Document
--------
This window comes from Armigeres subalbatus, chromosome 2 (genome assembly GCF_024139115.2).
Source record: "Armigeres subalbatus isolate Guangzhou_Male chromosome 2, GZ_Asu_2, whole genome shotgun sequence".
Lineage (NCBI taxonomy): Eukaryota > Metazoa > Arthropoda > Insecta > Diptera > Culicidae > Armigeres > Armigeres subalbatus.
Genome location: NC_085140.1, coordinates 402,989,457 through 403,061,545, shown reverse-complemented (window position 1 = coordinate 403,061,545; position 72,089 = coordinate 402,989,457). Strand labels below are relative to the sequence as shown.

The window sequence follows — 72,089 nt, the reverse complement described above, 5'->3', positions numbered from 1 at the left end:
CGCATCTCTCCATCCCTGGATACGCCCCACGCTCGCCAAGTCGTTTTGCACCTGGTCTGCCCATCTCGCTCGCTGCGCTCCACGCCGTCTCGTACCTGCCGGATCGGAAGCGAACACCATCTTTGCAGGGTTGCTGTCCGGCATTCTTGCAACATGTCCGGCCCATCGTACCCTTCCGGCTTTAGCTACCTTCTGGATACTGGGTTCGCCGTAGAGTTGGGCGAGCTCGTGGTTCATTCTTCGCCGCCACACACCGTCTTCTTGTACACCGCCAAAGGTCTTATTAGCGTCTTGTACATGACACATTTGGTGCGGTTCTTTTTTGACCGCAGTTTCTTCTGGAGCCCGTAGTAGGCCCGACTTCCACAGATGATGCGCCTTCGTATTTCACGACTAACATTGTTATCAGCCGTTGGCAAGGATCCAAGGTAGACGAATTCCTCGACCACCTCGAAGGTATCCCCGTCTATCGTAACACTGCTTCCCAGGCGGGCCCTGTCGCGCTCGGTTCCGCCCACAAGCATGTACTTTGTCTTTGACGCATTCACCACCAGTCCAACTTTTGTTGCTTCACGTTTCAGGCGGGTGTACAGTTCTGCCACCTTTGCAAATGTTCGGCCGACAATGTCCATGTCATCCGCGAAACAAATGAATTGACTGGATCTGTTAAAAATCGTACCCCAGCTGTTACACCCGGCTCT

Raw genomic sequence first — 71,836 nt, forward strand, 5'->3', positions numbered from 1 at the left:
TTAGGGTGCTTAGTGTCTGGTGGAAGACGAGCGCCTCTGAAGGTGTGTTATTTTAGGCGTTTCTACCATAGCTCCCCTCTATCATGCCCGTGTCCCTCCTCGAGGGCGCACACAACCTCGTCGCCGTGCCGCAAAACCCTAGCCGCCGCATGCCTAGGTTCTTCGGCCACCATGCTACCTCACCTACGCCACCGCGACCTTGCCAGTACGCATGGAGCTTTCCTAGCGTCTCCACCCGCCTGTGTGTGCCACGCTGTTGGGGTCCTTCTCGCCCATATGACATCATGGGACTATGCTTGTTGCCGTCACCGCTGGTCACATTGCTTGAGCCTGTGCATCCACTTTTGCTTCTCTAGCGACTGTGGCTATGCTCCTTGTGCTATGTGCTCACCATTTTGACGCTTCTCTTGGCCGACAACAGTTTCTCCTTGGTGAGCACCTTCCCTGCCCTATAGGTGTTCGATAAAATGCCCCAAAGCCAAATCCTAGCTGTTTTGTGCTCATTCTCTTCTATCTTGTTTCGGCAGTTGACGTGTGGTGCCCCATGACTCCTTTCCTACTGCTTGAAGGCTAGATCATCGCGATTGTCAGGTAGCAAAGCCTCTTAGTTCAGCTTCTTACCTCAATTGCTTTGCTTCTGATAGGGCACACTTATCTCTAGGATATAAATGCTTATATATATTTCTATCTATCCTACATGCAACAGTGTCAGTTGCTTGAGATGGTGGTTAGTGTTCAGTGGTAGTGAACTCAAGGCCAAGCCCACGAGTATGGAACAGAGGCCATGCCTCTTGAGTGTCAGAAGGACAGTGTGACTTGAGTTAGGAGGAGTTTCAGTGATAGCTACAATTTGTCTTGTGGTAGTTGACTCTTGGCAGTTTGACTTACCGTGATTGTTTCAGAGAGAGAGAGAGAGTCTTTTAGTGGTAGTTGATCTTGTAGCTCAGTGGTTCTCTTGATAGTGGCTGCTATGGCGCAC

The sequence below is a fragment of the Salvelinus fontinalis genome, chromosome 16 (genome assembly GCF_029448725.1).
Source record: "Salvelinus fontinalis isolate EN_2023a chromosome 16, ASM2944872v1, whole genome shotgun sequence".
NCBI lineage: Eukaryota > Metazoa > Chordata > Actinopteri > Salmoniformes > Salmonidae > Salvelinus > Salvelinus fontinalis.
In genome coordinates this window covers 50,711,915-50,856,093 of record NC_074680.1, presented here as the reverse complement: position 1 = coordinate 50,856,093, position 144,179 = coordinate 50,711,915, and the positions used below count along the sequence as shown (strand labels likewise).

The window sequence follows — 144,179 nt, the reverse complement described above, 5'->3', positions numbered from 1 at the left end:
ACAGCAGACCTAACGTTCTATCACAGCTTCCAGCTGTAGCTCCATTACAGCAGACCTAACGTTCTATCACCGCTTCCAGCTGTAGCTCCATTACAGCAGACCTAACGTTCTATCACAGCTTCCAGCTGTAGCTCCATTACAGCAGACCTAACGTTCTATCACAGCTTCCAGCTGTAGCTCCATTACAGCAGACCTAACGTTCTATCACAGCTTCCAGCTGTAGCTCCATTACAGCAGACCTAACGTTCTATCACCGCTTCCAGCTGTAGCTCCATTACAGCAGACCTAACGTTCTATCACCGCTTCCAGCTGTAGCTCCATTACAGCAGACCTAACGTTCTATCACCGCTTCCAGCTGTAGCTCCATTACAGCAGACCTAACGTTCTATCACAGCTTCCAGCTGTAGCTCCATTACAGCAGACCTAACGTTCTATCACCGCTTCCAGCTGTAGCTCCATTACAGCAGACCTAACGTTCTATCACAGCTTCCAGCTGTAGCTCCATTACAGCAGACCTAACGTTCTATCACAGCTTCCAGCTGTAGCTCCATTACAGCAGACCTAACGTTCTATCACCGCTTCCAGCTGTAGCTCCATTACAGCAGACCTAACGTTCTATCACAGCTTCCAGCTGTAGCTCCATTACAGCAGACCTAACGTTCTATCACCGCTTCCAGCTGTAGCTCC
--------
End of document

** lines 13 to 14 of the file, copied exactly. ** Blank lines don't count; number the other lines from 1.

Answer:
The window sequence follows — 144,179 nt, the reverse complement described above, 5'->3', positions numbered from 1 at the left end:
ACAGCAGACCTAACGTTCTATCACAGCTTCCAGCTGTAGCTCCATTACAGCAGACCTAACGTTCTATCACCGCTTCCAGCTGTAGCTCCATTACAGCAGACCTAACGTTCTATCACAGCTTCCAGCTGTAGCTCCATTACAGCAGACCTAACGTTCTATCACAGCTTCCAGCTGTAGCTCCATTACAGCAGACCTAACGTTCTATCACAGCTTCCAGCTGTAGCTCCATTACAGCAGACCTAACGTTCTATCACCGCTTCCAGCTGTAGCTCCATTACAGCAGACCTAACGTTCTATCACCGCTTCCAGCTGTAGCTCCATTACAGCAGACCTAACGTTCTATCACCGCTTCCAGCTGTAGCTCCATTACAGCAGACCTAACGTTCTATCACAGCTTCCAGCTGTAGCTCCATTACAGCAGACCTAACGTTCTATCACCGCTTCCAGCTGTAGCTCCATTACAGCAGACCTAACGTTCTATCACAGCTTCCAGCTGTAGCTCCATTACAGCAGACCTAACGTTCTATCACAGCTTCCAGCTGTAGCTCCATTACAGCAGACCTAACGTTCTATCACCGCTTCCAGCTGTAGCTCCATTACAGCAGACCTAACGTTCTATCACAGCTTCCAGCTGTAGCTCCATTACAGCAGACCTAACGTTCTATCACCGCTTCCAGCTGTAGCTCC